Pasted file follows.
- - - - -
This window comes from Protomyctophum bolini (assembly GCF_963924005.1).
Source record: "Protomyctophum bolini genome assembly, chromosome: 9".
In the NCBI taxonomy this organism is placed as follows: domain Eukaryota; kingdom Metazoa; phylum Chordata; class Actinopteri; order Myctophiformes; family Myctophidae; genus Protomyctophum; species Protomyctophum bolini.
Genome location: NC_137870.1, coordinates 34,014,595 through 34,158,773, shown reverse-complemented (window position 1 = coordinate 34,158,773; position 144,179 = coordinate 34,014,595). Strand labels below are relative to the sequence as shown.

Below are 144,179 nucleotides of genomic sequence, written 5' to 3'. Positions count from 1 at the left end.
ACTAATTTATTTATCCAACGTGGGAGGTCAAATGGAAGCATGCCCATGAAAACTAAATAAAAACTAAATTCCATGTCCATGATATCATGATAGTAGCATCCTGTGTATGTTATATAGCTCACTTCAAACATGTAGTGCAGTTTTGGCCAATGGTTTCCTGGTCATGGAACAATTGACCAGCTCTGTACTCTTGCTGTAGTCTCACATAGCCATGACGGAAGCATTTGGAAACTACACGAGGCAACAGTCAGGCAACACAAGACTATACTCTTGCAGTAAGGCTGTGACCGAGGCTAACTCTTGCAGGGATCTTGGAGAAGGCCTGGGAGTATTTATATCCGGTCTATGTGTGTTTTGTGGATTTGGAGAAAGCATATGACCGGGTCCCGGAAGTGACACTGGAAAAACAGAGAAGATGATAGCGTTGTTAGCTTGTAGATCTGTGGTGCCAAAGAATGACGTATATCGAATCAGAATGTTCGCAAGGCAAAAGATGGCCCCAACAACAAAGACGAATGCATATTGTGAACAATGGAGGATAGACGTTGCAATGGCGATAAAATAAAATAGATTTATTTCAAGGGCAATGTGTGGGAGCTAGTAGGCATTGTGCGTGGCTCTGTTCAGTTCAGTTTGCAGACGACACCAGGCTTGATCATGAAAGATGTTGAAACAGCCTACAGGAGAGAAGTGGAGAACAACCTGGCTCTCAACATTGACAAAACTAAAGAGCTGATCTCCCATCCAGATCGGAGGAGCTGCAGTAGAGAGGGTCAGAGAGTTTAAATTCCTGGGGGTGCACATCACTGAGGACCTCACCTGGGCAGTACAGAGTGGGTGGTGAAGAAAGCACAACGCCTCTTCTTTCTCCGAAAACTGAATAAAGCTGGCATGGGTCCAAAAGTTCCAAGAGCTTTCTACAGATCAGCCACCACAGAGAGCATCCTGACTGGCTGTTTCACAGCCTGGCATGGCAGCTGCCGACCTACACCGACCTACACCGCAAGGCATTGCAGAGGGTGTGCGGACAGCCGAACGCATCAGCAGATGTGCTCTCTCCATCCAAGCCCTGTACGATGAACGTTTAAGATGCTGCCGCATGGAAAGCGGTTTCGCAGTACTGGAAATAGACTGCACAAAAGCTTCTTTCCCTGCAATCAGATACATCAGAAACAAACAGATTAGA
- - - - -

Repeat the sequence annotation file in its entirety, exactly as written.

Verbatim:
This window comes from Protomyctophum bolini (assembly GCF_963924005.1).
Source record: "Protomyctophum bolini genome assembly, chromosome: 9".
In the NCBI taxonomy this organism is placed as follows: domain Eukaryota; kingdom Metazoa; phylum Chordata; class Actinopteri; order Myctophiformes; family Myctophidae; genus Protomyctophum; species Protomyctophum bolini.
Genome location: NC_137870.1, coordinates 34,014,595 through 34,158,773, shown reverse-complemented (window position 1 = coordinate 34,158,773; position 144,179 = coordinate 34,014,595). Strand labels below are relative to the sequence as shown.

Below are 144,179 nucleotides of genomic sequence, written 5' to 3'. Positions count from 1 at the left end.
ACTAATTTATTTATCCAACGTGGGAGGTCAAATGGAAGCATGCCCATGAAAACTAAATAAAAACTAAATTCCATGTCCATGATATCATGATAGTAGCATCCTGTGTATGTTATATAGCTCACTTCAAACATGTAGTGCAGTTTTGGCCAATGGTTTCCTGGTCATGGAACAATTGACCAGCTCTGTACTCTTGCTGTAGTCTCACATAGCCATGACGGAAGCATTTGGAAACTACACGAGGCAACAGTCAGGCAACACAAGACTATACTCTTGCAGTAAGGCTGTGACCGAGGCTAACTCTTGCAGGGATCTTGGAGAAGGCCTGGGAGTATTTATATCCGGTCTATGTGTGTTTTGTGGATTTGGAGAAAGCATATGACCGGGTCCCGGAAGTGACACTGGAAAAACAGAGAAGATGATAGCGTTGTTAGCTTGTAGATCTGTGGTGCCAAAGAATGACGTATATCGAATCAGAATGTTCGCAAGGCAAAAGATGGCCCCAACAACAAAGACGAATGCATATTGTGAACAATGGAGGATAGACGTTGCAATGGCGATAAAATAAAATAGATTTATTTCAAGGGCAATGTGTGGGAGCTAGTAGGCATTGTGCGTGGCTCTGTTCAGTTCAGTTTGCAGACGACACCAGGCTTGATCATGAAAGATGTTGAAACAGCCTACAGGAGAGAAGTGGAGAACAACCTGGCTCTCAACATTGACAAAACTAAAGAGCTGATCTCCCATCCAGATCGGAGGAGCTGCAGTAGAGAGGGTCAGAGAGTTTAAATTCCTGGGGGTGCACATCACTGAGGACCTCACCTGGGCAGTACAGAGTGGGTGGTGAAGAAAGCACAACGCCTCTTCTTTCTCCGAAAACTGAATAAAGCTGGCATGGGTCCAAAAGTTCCAAGAGCTTTCTACAGATCAGCCACCACAGAGAGCATCCTGACTGGCTGTTTCACAGCCTGGCATGGCAGCTGCCGACCTACACCGACCTACACCGCAAGGCATTGCAGAGGGTGTGCGGACAGCCGAACGCATCAGCAGATGTGCTCTCTCCATCCAAGCCCTGTACGATGAACGTTTAAGATGCTGCCGCATGGAAAGCGGTTTCGCAGTACTGGAAATAGACTGCACAAAAGCTTCTTTCCCTGCAATCAGATACATCAGAAACAAACAGATTAGA